My sister does not (doesn’t) dance well.

They do not (don’t) visit us often.

She does not (doesn’t) cook dinner.

He does not (doesn’t) wear a watch.

Interrogative (Question) Sentences

Do you like ice cream? (Do/Does + Subject + Base Form)

Does she play tennis?

Do they watch TV?

Does he go to school?

Do we study together?

Do the children read books?

Does the store open at 9 AM?

Does he work here?

Do you know her?

Does it rain often?

Do they eat breakfast?

Does she drive to work?

Do we need help?

Does the cat sleep a lot?

Do you understand the lesson?

Does he speak English?

Do they go to the park?

Does she have a pet?

Do we make mistakes?

Does he drink tea?

Do you like movies?

Does she play the piano?

Do they travel often?

Does he visit his family?

Do we meet on weekends?

Affirmative (Positive) Sentences

The flowers bloom in spring. (Subject + Base Form)

My mom cooks dinner every night. (Subject + Base Form + s/es)

They run in the park.

He listens to music.

We learn English.

She helps her mom.

The clock ticks loudly.

My dad fixes cars.

They enjoy reading.

He teaches math.

We paint the house.

She loves dancing.

The baby sleeps a lot.

My friend writes poems.

They play chess.

He likes drawing.

We watch birds.

She plants flowers.

The sun shines brightly.

My brother cleans his room.

They climb mountains.

He feeds the dog.

We ride bikes.

She wears a hat.

The students study hard.

These examples show how the simple present tense is used in everyday English.

Related – 100 ESL Questions About Philippines

Common Mistakes with the Simple Present Tense and How to Avoid Them

1. Forgetting the “s” for Third Person Singular

Mistake – He go to school.Correction – He goes to school.Tip – Remember to add “s” or “es” to the verb when the subject is he, she, or it.

2. Using the Wrong Form of the Verb “to be”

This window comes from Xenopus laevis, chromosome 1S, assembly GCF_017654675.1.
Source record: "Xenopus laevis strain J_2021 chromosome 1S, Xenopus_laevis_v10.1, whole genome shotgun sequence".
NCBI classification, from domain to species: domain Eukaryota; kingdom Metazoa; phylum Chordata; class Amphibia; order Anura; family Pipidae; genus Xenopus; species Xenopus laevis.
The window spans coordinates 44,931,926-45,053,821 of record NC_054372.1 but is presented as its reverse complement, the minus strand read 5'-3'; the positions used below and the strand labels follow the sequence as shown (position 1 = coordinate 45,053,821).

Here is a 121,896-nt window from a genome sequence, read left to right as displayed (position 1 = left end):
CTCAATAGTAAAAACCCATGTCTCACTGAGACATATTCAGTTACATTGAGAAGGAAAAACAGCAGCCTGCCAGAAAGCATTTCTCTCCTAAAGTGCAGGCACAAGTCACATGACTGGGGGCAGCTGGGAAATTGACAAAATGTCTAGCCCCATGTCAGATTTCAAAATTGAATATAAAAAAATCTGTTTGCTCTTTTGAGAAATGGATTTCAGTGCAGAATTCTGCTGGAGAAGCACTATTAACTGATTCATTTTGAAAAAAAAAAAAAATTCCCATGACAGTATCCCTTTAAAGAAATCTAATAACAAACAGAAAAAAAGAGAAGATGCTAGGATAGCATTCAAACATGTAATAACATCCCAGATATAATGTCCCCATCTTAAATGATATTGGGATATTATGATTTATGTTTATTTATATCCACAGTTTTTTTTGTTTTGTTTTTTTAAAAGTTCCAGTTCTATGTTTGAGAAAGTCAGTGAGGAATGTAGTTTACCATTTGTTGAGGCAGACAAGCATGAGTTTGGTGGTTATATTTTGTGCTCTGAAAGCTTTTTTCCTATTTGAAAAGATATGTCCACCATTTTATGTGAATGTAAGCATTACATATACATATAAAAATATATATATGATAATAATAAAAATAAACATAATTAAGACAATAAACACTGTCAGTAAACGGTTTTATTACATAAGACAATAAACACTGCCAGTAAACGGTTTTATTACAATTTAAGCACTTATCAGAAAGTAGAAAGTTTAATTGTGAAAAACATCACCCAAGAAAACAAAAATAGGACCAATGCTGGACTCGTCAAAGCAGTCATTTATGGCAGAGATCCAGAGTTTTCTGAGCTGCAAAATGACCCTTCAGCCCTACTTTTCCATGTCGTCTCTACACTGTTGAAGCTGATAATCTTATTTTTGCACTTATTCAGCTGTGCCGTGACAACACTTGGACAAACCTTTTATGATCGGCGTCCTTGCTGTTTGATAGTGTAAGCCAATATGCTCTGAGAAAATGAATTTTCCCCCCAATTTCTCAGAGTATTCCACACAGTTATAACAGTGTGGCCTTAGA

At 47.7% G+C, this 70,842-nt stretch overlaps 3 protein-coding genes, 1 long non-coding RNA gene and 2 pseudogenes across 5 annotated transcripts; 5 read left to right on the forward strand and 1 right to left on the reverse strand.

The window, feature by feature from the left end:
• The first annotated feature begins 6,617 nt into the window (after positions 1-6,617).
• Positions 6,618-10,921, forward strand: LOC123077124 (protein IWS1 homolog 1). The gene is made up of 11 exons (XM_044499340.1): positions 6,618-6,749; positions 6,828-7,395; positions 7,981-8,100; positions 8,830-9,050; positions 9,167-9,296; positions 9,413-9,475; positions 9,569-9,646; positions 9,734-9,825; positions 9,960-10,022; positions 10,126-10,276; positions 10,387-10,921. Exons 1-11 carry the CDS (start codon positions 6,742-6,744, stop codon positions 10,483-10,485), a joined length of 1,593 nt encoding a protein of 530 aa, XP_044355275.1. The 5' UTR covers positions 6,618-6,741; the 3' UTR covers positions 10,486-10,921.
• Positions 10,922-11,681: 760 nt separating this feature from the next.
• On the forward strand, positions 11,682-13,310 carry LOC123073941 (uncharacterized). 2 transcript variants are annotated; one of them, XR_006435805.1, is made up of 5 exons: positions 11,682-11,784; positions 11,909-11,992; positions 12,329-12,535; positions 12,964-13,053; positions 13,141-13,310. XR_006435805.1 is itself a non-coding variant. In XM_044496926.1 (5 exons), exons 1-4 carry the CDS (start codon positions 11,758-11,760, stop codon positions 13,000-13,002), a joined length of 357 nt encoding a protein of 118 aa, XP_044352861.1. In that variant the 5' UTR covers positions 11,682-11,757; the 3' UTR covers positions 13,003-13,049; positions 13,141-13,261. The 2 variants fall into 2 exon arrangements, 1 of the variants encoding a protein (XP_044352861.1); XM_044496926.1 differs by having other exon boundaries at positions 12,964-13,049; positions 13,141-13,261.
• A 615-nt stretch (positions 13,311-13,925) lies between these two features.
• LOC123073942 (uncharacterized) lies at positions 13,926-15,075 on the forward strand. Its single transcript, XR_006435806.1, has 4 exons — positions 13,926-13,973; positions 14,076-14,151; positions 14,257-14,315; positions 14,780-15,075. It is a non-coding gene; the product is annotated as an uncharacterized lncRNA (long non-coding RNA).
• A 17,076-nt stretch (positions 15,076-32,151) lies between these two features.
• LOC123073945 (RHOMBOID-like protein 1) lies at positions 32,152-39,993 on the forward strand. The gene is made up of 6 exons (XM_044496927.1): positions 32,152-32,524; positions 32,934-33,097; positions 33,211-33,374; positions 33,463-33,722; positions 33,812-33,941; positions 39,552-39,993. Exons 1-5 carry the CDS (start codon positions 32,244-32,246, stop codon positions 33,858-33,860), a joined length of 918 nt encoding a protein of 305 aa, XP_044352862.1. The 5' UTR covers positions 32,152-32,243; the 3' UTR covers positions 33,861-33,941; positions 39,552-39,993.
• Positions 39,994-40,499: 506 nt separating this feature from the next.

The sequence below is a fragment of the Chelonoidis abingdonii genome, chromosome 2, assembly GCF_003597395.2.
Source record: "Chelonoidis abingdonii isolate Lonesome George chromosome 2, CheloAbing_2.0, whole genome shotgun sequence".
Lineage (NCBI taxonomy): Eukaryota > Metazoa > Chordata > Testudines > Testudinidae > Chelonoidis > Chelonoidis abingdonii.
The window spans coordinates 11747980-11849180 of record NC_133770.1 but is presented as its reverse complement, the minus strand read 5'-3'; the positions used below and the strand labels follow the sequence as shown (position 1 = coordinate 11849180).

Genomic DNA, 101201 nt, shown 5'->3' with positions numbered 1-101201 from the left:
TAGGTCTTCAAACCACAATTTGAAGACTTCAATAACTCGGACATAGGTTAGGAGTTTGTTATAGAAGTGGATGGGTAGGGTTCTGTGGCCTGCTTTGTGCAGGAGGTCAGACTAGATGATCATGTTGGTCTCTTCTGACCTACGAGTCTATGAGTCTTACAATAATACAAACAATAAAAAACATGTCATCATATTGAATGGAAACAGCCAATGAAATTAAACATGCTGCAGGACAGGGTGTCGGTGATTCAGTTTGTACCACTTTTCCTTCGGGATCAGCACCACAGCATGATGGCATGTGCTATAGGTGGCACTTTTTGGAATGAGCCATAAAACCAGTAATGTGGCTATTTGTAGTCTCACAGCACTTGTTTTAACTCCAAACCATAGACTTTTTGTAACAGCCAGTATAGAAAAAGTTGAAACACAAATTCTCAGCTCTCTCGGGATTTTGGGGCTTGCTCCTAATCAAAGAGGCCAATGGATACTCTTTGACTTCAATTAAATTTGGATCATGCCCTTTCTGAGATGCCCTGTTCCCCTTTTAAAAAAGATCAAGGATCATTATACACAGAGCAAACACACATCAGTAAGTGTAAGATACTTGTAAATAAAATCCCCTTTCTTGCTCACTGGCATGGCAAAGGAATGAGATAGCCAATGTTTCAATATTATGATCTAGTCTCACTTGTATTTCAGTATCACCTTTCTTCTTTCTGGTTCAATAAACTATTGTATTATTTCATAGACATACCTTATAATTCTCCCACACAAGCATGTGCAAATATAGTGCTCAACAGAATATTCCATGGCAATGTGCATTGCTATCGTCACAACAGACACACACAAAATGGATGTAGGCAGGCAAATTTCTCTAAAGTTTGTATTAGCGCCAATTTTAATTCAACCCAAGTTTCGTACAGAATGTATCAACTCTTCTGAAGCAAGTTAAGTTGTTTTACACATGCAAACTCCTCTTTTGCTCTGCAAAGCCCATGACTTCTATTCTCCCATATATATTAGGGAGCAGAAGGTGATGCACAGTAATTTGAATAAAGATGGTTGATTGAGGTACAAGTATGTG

Mistake – I is happy.Correction – I am happy.Tip – Use “am” with I, “is” with he, she, it, and “are” with you, we, they.

3. Incorrect Negative Forms

Mistake – She don’t like pizza.Correction – She doesn’t like pizza.Tip – Use “doesn’t” for he, she, it and “don’t” for I, you, we, they.

4. Mixing Up Simple Present and Present Continuous

Mistake – She is goes to work every day.Correction – She goes to work every day.Tip – Use simple present for regular actions and present continuous for actions happening now.

5. Forgetting to Add “do/does” in Questions

Mistake – You like ice cream?Correction – Do you like ice cream?Tip – Add “do” or “does” at the beginning of yes/no questions in the simple present tense.

6. Using “am/are/is” with Action Verbs

Mistake – I am eat breakfast every morning.Correction – I eat breakfast every morning.Tip – Use “am/are/is” with nouns and adjectives, not action verbs in simple present.

How to Avoid These Mistakes

Practice Regularly – The more you use simple present, the more natural it becomes.

Read and Listen – Pay attention to how native speakers use simple present in books, articles, and conversations.

Use Grammar Tools – Apps and websites can help you check your grammar and correct mistakes.

Ask for Feedback – Get help from teachers, friends, or language exchange partners.

Write Daily – Keep a journal or blog to practice using the simple present tense correctly.

Remember, everyone makes mistakes when learning a new language. So, do practice with patience, you will definitely improve your English language.

Conclusion

The simple present tense is important for clear communication. It describes habits, routines, general truths, and fixed schedules.

By learning its structure and practicing with examples, you can use it confidently in everyday conversations and writing.